peak car
n. A time when the use of cars reaches a maximum, after which it steadily declines due to increased costs, convenient alternatives, and improved urban walkability.
Has the United States passed peak car? It's one of the more tantalizing questions that energy and urban-planning nerds are pondering these days. Ever since the recession, Americans have been driving less, getting fewer licenses, and using less gas. But is that just the work of the recession, or something more permanent?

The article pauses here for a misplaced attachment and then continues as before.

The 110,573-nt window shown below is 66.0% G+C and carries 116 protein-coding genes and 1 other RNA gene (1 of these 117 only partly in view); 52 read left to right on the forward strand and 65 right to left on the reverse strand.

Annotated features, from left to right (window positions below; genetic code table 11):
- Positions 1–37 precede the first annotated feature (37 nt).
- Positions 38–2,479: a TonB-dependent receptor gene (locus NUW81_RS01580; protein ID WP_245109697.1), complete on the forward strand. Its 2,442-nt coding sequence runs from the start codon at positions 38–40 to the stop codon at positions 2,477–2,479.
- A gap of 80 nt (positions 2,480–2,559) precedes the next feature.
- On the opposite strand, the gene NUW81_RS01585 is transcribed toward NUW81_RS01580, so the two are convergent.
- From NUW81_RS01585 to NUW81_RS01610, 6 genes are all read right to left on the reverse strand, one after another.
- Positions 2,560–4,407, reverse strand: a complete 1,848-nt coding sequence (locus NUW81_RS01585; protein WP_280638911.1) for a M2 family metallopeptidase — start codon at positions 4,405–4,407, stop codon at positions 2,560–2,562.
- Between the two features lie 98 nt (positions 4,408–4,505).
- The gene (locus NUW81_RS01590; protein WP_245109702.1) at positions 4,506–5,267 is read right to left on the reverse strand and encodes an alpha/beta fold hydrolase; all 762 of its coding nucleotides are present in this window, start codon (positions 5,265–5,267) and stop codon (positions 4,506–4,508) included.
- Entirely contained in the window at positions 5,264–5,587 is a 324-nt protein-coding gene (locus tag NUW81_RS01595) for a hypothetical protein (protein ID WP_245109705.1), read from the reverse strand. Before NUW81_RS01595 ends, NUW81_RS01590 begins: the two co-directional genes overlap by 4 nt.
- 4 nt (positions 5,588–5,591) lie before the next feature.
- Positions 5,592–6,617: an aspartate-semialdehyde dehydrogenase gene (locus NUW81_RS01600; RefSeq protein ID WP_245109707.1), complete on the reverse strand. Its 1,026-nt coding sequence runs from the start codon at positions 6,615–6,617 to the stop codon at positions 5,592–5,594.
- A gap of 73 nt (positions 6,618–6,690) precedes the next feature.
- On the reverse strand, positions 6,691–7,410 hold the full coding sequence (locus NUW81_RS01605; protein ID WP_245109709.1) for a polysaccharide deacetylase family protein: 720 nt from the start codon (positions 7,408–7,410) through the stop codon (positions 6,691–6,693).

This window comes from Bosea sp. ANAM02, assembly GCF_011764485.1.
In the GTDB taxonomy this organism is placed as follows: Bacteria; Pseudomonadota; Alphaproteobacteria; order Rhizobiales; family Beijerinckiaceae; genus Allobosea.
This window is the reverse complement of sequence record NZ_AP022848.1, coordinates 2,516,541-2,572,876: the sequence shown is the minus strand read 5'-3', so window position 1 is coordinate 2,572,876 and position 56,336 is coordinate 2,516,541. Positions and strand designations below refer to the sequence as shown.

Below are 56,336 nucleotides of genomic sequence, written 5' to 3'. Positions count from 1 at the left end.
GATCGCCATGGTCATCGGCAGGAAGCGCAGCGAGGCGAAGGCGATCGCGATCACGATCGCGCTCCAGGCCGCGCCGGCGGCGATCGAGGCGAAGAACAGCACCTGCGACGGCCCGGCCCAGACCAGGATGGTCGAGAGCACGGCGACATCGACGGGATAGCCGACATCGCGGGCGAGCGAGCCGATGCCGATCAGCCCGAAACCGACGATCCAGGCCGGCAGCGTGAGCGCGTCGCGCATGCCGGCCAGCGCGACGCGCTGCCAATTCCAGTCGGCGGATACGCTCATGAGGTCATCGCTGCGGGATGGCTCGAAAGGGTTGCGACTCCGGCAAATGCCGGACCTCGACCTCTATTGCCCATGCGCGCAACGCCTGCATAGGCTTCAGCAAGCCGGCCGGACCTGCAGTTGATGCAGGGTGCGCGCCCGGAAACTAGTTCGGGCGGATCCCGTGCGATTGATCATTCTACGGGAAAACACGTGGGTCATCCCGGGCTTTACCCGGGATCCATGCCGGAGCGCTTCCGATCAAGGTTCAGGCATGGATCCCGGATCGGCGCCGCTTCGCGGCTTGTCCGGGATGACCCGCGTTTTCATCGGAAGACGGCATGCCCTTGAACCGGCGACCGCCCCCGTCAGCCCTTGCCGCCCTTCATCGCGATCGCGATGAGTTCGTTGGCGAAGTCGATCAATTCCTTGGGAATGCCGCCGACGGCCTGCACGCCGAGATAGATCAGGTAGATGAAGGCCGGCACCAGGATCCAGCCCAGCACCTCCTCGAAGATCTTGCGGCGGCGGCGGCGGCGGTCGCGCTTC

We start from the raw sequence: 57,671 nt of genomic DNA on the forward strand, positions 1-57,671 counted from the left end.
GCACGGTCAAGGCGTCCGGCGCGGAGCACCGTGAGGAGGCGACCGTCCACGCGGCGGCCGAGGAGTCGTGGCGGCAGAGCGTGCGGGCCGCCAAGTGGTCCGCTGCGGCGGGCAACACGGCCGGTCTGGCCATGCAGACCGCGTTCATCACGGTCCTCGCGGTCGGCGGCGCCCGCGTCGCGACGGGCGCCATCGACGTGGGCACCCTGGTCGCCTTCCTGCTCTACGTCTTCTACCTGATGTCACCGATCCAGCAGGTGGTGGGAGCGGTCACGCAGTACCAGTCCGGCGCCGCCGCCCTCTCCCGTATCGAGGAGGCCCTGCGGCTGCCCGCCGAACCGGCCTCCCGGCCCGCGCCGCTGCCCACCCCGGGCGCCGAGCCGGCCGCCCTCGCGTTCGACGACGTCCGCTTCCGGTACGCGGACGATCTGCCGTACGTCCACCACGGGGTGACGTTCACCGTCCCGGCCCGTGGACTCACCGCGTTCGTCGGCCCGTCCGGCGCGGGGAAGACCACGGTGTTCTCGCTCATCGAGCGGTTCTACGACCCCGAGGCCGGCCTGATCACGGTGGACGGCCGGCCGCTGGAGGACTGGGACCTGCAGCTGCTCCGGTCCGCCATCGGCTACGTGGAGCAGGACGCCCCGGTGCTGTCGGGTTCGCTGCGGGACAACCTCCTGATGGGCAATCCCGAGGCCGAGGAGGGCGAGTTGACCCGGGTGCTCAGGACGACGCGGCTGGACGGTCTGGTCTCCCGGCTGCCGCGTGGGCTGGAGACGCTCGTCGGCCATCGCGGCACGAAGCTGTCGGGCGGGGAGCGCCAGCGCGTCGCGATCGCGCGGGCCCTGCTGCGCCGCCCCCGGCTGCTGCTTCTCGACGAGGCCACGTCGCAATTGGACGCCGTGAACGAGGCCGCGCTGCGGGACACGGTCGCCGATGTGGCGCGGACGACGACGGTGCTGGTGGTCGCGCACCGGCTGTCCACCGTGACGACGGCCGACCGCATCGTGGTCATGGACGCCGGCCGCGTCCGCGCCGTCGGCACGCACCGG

—Jordan Weissmann, “Crash: The Decline of U.S. Driving in 6 Charts,” The Atlantic, November 15, 2013
Yet a growing number of planners and transportation wonks believe the wave has crested and that, in the developed world at least, we have reached what they call "peak car." In many places, they note, vehicle miles traveled per person have declined steadily in recent years.
—Drake Bennett, “'Peak Car' and the Beginning of the End of the Commute,” Businessweek, November 13, 2013
2008 (earliest)
Some believe if we accept the notion of "peak oil", then we should also accept there'll be a moment of "peak car".

"I reckon we're at peak car now," John Cox says.
—Deirdre Macken, “How cars drive property prices,” Australian Financial Review, May 24, 2008